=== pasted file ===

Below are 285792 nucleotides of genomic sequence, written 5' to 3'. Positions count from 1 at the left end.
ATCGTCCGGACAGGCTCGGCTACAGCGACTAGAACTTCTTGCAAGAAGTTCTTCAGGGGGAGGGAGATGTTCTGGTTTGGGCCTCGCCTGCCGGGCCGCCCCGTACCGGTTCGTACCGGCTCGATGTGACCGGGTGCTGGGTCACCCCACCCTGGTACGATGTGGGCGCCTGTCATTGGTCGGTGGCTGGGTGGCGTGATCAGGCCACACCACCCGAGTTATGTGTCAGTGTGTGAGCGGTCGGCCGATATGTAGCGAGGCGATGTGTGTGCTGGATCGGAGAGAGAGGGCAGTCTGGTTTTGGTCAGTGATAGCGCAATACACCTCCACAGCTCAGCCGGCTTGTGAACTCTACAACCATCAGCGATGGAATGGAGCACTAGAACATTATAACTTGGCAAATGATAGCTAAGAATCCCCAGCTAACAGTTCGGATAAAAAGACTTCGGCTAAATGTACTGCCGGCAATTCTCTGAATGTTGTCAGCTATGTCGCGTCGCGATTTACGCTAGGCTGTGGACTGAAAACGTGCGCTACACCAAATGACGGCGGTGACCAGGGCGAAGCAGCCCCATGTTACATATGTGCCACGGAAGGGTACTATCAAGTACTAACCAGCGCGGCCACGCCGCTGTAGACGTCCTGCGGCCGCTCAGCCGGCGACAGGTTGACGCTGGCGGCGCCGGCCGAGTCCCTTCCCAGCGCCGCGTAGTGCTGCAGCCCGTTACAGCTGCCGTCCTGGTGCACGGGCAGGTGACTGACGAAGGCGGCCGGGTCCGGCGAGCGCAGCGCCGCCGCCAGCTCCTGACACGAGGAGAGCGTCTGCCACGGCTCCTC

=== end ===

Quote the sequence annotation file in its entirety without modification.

Below are 285792 nucleotides of genomic sequence, written 5' to 3'. Positions count from 1 at the left end.
ATCGTCCGGACAGGCTCGGCTACAGCGACTAGAACTTCTTGCAAGAAGTTCTTCAGGGGGAGGGAGATGTTCTGGTTTGGGCCTCGCCTGCCGGGCCGCCCCGTACCGGTTCGTACCGGCTCGATGTGACCGGGTGCTGGGTCACCCCACCCTGGTACGATGTGGGCGCCTGTCATTGGTCGGTGGCTGGGTGGCGTGATCAGGCCACACCACCCGAGTTATGTGTCAGTGTGTGAGCGGTCGGCCGATATGTAGCGAGGCGATGTGTGTGCTGGATCGGAGAGAGAGGGCAGTCTGGTTTTGGTCAGTGATAGCGCAATACACCTCCACAGCTCAGCCGGCTTGTGAACTCTACAACCATCAGCGATGGAATGGAGCACTAGAACATTATAACTTGGCAAATGATAGCTAAGAATCCCCAGCTAACAGTTCGGATAAAAAGACTTCGGCTAAATGTACTGCCGGCAATTCTCTGAATGTTGTCAGCTATGTCGCGTCGCGATTTACGCTAGGCTGTGGACTGAAAACGTGCGCTACACCAAATGACGGCGGTGACCAGGGCGAAGCAGCCCCATGTTACATATGTGCCACGGAAGGGTACTATCAAGTACTAACCAGCGCGGCCACGCCGCTGTAGACGTCCTGCGGCCGCTCAGCCGGCGACAGGTTGACGCTGGCGGCGCCGGCCGAGTCCCTTCCCAGCGCCGCGTAGTGCTGCAGCCCGTTACAGCTGCCGTCCTGGTGCACGGGCAGGTGACTGACGAAGGCGGCCGGGTCCGGCGAGCGCAGCGCCGCCGCCAGCTCCTGACACGAGGAGAGCGTCTGCCACGGCTCCTC